First sentence: huh? What? Seriously, read that first sentence over again. I’ve never heard this anywhere else and it is completely weird to me. Lots of trans people question their sexuality, wonder about it etc., but that doesn’t automatically entail sleeping with a wide variety of people in some sexual “experiment”.

Second sentence: trans people are sex workers to support drug habits. The paragraph itself concentrates more on sex work to pay for transition and hormone-needle sharing, but the very second thing this paragraph says is that lots of trans people have addictions. Now, I’ve heard the sex work thing raised before, but it is typically explained by the poverty resulting from discrimination. And I’ve heard the “sex workers are druggies” stereotype. Never have I seen this particular combination. They seem to be quoting studies like this one*, but at least this actually cites the numbers and admits the wide range of results among studies (“the extent to which IV drug use is a factor in the transmission of HIV in the transgender community is not clear.”)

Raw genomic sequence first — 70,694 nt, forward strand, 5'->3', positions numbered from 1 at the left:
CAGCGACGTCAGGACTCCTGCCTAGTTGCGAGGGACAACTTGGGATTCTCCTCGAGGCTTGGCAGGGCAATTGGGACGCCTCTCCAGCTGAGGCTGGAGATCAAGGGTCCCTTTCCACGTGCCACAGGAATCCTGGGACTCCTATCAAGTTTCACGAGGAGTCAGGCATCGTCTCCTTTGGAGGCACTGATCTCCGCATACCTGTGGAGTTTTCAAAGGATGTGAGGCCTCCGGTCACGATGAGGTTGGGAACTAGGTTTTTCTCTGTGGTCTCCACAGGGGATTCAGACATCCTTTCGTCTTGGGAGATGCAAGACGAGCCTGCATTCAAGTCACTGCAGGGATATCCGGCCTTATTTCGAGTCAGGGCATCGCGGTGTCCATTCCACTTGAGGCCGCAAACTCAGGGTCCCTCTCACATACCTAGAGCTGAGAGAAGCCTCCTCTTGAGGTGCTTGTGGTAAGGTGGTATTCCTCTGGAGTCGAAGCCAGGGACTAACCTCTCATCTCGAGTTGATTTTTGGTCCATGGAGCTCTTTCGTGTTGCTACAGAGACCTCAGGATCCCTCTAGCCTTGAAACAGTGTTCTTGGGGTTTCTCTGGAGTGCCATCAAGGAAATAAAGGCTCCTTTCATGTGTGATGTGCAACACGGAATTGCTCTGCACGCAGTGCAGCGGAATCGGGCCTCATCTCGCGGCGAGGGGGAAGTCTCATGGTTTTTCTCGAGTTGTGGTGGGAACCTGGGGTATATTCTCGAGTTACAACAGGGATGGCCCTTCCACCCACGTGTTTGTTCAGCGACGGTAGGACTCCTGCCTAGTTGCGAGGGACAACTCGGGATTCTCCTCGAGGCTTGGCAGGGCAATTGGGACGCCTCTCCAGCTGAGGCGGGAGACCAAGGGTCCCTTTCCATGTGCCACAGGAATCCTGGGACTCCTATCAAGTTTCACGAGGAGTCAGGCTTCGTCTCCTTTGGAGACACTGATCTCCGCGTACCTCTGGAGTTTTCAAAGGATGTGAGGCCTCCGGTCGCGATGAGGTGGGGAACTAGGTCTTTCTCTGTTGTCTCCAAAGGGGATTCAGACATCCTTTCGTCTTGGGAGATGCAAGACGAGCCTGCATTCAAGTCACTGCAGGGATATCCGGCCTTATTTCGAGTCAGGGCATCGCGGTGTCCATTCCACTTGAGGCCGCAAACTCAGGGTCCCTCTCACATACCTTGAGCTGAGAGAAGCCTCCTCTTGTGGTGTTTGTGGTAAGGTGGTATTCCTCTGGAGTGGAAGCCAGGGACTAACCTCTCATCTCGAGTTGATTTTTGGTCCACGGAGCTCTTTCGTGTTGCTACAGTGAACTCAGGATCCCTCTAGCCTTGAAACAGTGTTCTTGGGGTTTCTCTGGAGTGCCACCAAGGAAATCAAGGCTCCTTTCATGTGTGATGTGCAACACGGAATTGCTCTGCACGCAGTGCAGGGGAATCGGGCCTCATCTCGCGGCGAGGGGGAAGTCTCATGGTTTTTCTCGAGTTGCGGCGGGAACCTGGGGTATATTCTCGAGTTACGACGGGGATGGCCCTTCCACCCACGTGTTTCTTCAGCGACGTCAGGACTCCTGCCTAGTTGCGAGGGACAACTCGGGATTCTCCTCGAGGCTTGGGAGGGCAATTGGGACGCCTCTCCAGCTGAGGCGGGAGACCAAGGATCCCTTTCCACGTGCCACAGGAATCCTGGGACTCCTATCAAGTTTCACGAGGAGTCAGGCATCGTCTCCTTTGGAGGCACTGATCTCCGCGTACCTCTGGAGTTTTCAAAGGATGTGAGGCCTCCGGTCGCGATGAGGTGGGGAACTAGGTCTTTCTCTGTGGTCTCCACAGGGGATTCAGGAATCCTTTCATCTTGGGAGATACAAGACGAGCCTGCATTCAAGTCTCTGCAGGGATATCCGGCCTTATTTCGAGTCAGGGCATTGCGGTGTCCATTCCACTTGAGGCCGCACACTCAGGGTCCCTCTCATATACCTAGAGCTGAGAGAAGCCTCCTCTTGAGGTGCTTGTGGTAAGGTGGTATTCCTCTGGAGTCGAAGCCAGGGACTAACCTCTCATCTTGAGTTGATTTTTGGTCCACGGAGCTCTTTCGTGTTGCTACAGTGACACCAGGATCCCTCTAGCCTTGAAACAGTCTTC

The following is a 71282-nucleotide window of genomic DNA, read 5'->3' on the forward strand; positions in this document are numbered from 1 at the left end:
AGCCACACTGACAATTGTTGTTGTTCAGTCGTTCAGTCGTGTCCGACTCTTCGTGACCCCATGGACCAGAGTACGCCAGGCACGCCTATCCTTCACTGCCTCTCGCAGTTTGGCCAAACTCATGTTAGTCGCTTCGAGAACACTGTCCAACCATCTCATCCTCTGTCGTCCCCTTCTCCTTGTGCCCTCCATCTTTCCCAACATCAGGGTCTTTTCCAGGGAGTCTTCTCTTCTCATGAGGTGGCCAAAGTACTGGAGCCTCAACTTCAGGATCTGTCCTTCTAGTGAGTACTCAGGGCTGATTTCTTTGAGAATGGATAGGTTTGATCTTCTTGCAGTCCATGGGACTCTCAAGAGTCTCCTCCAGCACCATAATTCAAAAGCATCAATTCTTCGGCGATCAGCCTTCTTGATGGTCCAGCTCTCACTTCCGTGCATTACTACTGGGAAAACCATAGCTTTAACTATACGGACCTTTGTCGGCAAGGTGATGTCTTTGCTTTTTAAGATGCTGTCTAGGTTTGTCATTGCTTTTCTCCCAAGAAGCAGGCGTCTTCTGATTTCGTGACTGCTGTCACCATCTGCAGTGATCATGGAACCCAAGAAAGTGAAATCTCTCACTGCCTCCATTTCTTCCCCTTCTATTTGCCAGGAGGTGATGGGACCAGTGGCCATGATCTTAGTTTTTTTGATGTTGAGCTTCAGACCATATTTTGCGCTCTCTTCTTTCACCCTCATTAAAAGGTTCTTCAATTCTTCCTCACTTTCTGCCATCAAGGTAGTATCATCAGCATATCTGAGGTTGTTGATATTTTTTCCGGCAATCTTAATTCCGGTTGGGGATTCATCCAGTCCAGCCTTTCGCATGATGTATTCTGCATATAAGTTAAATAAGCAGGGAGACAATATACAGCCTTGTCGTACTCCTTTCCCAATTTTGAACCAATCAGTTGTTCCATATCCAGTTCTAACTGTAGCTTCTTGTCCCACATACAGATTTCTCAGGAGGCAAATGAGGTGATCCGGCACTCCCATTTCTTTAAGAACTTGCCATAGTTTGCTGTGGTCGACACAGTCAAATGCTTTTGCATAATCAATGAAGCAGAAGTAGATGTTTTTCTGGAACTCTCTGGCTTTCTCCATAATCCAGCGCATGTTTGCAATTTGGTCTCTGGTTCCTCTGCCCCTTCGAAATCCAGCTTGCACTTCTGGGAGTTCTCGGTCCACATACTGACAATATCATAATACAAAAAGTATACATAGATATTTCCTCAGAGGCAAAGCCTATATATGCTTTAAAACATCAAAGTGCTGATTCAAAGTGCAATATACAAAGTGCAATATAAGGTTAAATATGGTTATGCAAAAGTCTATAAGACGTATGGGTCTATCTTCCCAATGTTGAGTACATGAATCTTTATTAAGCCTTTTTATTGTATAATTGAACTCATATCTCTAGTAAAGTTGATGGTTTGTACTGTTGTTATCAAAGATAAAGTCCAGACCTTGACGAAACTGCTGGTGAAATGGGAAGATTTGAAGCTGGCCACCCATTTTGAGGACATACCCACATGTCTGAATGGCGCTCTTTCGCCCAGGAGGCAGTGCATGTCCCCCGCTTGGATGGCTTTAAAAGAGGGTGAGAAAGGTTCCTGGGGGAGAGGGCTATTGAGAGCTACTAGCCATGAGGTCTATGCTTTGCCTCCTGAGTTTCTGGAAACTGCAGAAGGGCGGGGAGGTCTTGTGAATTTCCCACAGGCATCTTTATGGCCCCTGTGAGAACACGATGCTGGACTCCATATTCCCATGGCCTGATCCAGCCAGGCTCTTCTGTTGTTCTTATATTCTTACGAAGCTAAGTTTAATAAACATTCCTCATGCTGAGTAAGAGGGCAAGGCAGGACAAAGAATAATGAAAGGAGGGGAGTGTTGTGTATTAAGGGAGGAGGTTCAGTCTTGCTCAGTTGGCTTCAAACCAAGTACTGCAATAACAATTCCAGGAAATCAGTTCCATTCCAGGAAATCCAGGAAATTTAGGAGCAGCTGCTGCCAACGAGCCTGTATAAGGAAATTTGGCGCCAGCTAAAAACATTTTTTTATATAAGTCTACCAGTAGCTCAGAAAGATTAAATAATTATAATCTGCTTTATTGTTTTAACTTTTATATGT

*this study is problematic in its own way; 90% of those selected are POC, most of the other studies it cites focus on sex workers, and no questions are asked about sex work or economic status in the interview. I really wonder where they went to collect this sample. One plus: they actually had trans people conduct the interviews.

And another thing: why the hell does needle sharing comprise half the paragraph on sexual risks? I feel like these are unrelated topics.

In the paragraph before, which notes the discrepancy between how medical professionals and trans patients view and may speak about trans bodies, we have this sentence: “For example, an anatomical male who identifies as female may refer to his anus as his vagina.” What the crapping hell? I think I know where this is coming from: some people who engage in anal sex refer to the anus as “cunt” (I’ve never heard it as vagina though). I’ve never seen a trans woman do this, though. I guess it happens. But who would do this when talking with a doctor? I feel like people are smarter than that. Also note the pronoun fail. Someone who identifies as female is not a “he”.